The sad reality is that many children who come into care have experienced past trauma. This can cause them to be distrustful of the new adults who are caring for them. They might even struggle to form positive attachments at first.

A pet can help in situations like this. They can provide a sense of calm and bring a lovely source of companionship which can break the ice and help them settle that little bit easier.

What to Consider

There are a few factors to consider when fostering with a pet.

As part of your assessment, we’ll complete a pet questionnaire, as your pet is an important part of the process too.

If you own a dog, we will contact your vet to ensure the health of your pooch, and we’ll make sure we meet them too so we can get to know them. As we place huge importance on matching potential foster children to their perfect carers, it’s important for us to assess your pet’s behaviour to ensure its compatibility with potential foster children.

If, for example, you own a dog and we have a child in need of a home who is afraid of dogs, we won’t be able to consider you as a match for them. If the child has particular preferences, let’s say they prefer cats to dogs, then - together - we will need to take some extra time and care when introducing them to your pooch. This might mean taking things slowly at first, providing them with photos and videos, and having a gentle introduction.

Another factor to take into consideration is any allergies or sensitivities your foster child might have. If they do have a minor allergy to pet dander, we might have to take extra steps to manage them effectively. This could be understanding allergy medication, potentially keeping your pet away from the bedrooms, and training your pet not to go on any furniture.

You also need to take into account the safety of your pet. Some children in care have never lived with an animal before or might have come from a troubling background that has led them to develop behavioural challenges. We can help you establish boundaries early on to ensure both your child and your pet are safe and happy.

As long as your pet is well cared for, friendly, and up to date with their vet checks, then they are more than likely to make brilliant foster pets.

Preparation and Planning

Preparation and planning are always key to ensuring a positive introduction between your pet and foster child. Before your child arrives at their new home, you can try taking these simple steps to ensure a smooth transition for everyone - including your precious pet.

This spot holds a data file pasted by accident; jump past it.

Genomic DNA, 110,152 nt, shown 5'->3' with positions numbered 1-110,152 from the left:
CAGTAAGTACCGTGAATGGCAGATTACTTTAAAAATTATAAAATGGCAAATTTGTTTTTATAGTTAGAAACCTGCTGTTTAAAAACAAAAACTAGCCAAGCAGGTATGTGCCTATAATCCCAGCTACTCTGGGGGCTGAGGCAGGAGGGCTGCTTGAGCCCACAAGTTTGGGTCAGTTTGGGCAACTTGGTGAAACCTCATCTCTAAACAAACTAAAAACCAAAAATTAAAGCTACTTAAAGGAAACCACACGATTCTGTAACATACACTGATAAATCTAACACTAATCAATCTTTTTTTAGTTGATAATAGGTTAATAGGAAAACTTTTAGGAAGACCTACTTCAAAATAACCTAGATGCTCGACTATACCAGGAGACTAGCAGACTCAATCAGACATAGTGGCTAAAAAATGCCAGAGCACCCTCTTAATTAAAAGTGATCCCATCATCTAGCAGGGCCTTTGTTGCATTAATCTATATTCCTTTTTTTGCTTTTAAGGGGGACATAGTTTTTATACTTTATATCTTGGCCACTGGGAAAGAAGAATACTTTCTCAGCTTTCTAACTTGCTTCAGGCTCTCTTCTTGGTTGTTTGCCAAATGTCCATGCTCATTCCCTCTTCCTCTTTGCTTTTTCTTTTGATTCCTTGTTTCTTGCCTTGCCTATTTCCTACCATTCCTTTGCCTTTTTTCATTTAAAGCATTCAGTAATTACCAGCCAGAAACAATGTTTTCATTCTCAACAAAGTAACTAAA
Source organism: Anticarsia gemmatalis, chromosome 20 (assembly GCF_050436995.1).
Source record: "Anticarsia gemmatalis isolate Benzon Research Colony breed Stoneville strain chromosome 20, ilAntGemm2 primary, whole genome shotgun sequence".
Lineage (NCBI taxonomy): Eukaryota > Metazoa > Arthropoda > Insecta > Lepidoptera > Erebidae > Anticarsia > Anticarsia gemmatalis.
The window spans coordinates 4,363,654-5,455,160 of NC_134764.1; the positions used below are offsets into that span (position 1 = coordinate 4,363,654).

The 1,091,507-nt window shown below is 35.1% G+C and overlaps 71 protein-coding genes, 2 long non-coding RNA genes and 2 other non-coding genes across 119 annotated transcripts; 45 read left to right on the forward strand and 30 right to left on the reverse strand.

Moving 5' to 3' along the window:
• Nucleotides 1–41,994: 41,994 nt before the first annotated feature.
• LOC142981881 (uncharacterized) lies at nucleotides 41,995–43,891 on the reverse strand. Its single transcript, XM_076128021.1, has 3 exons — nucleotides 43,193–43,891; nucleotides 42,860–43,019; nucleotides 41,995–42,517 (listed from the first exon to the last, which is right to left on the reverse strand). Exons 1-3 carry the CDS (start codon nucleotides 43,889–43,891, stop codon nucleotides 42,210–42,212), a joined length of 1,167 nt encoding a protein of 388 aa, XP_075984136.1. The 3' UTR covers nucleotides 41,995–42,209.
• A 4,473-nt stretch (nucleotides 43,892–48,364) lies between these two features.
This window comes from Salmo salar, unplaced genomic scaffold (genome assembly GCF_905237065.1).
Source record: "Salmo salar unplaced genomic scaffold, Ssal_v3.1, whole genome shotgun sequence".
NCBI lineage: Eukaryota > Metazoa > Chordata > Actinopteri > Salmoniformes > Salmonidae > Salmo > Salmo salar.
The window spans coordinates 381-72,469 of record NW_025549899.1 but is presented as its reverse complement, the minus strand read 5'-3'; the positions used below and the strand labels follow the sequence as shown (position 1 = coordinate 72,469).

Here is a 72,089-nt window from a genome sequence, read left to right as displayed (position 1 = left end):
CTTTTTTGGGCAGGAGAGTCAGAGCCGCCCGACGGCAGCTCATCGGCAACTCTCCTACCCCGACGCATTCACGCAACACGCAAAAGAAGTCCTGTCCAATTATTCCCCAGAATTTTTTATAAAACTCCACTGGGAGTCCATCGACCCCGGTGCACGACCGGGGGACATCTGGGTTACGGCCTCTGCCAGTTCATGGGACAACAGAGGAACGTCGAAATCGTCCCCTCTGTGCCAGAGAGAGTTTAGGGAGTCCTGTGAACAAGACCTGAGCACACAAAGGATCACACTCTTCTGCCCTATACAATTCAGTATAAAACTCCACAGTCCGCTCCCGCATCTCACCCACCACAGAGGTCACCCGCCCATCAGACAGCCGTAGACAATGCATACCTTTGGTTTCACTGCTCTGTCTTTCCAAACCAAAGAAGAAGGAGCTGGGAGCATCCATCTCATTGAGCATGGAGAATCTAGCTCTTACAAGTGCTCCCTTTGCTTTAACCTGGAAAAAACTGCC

• Introductions - Take these nice and slow when your child arrives, and introduce them to your pet gradually. Of course, your foster child might be excited about having a pet, in which case you might have to gently encourage them to be calm so your pet doesn’t get overwhelmed. Depending on your child’s age, you can have conversations with them about your pet and what their thoughts and feelings are about them.
  • Pet training - Having some basic obedience training - if you have a dog - is important. If they don’t already, ensure your dog can follow basic commands before your child’s arrival. Things like “sit,” “down,” and “stay,” can help foster a safe environment and show your foster child that your dog is well-behaved. As your child settles in, they might even like the responsibility of further training your dog.
  • Safe spaces - Safe spaces aren’t just important for your foster child, but for your pet too. Designate certain areas in your home where your pets can retreat if they need some space.

It’s also crucial to keep an open line of communication with your fostering agency and your child's social worker to discuss any concerns or challenges that arise.

Grow Your Family with FCA Scotland

Owning a pet and having your foster child come home to a smiling furry face and a wagging tail can help them relax and settle into their new home.

If you’d like to learn more about the different types of fostering we offer and how you (and your pet) can help make a difference in a vulnerable child’s life, then we’d love to hear from you. Get in touch with our friendly team today and we’d be happy to answer any questions you might have.


Are you thinking of fostering?

Download the FCA’s complete beginner’s guide to fostering a child. Find out more on how to foster a child and the process involved.

Download Guide